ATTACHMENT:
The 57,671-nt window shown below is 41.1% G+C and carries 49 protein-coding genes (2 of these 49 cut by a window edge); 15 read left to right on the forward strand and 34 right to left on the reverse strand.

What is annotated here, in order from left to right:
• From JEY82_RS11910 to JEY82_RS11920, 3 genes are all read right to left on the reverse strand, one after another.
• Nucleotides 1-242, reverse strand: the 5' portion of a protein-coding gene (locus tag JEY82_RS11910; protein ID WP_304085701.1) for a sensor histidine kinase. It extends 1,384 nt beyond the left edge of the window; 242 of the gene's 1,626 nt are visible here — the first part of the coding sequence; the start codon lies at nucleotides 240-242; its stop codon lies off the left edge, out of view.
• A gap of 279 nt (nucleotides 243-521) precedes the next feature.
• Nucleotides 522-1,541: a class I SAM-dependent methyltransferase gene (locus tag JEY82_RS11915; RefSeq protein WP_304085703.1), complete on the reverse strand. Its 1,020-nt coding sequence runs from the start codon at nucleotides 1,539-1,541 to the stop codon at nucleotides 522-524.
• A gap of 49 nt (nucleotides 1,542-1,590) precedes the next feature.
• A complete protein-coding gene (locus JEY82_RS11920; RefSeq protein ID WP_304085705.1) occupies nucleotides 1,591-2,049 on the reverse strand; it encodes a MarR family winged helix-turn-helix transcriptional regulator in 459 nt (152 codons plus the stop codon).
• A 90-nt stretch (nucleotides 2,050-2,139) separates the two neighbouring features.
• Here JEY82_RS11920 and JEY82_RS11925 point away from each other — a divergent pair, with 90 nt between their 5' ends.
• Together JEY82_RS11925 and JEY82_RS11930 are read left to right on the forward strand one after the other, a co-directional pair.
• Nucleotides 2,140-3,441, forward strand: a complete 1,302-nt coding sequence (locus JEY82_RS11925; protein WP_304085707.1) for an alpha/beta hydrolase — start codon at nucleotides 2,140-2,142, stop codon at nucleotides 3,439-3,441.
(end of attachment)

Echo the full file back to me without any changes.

The 57,671-nt window shown below is 41.1% G+C and carries 49 protein-coding genes (2 of these 49 cut by a window edge); 15 read left to right on the forward strand and 34 right to left on the reverse strand.

What is annotated here, in order from left to right:
• From JEY82_RS11910 to JEY82_RS11920, 3 genes are all read right to left on the reverse strand, one after another.
• Nucleotides 1-242, reverse strand: the 5' portion of a protein-coding gene (locus tag JEY82_RS11910; protein ID WP_304085701.1) for a sensor histidine kinase. It extends 1,384 nt beyond the left edge of the window; 242 of the gene's 1,626 nt are visible here — the first part of the coding sequence; the start codon lies at nucleotides 240-242; its stop codon lies off the left edge, out of view.
• A gap of 279 nt (nucleotides 243-521) precedes the next feature.
• Nucleotides 522-1,541: a class I SAM-dependent methyltransferase gene (locus tag JEY82_RS11915; RefSeq protein WP_304085703.1), complete on the reverse strand. Its 1,020-nt coding sequence runs from the start codon at nucleotides 1,539-1,541 to the stop codon at nucleotides 522-524.
• A gap of 49 nt (nucleotides 1,542-1,590) precedes the next feature.
• A complete protein-coding gene (locus JEY82_RS11920; RefSeq protein ID WP_304085705.1) occupies nucleotides 1,591-2,049 on the reverse strand; it encodes a MarR family winged helix-turn-helix transcriptional regulator in 459 nt (152 codons plus the stop codon).
• A 90-nt stretch (nucleotides 2,050-2,139) separates the two neighbouring features.
• Here JEY82_RS11920 and JEY82_RS11925 point away from each other — a divergent pair, with 90 nt between their 5' ends.
• Together JEY82_RS11925 and JEY82_RS11930 are read left to right on the forward strand one after the other, a co-directional pair.
• Nucleotides 2,140-3,441, forward strand: a complete 1,302-nt coding sequence (locus JEY82_RS11925; protein WP_304085707.1) for an alpha/beta hydrolase — start codon at nucleotides 2,140-2,142, stop codon at nucleotides 3,439-3,441.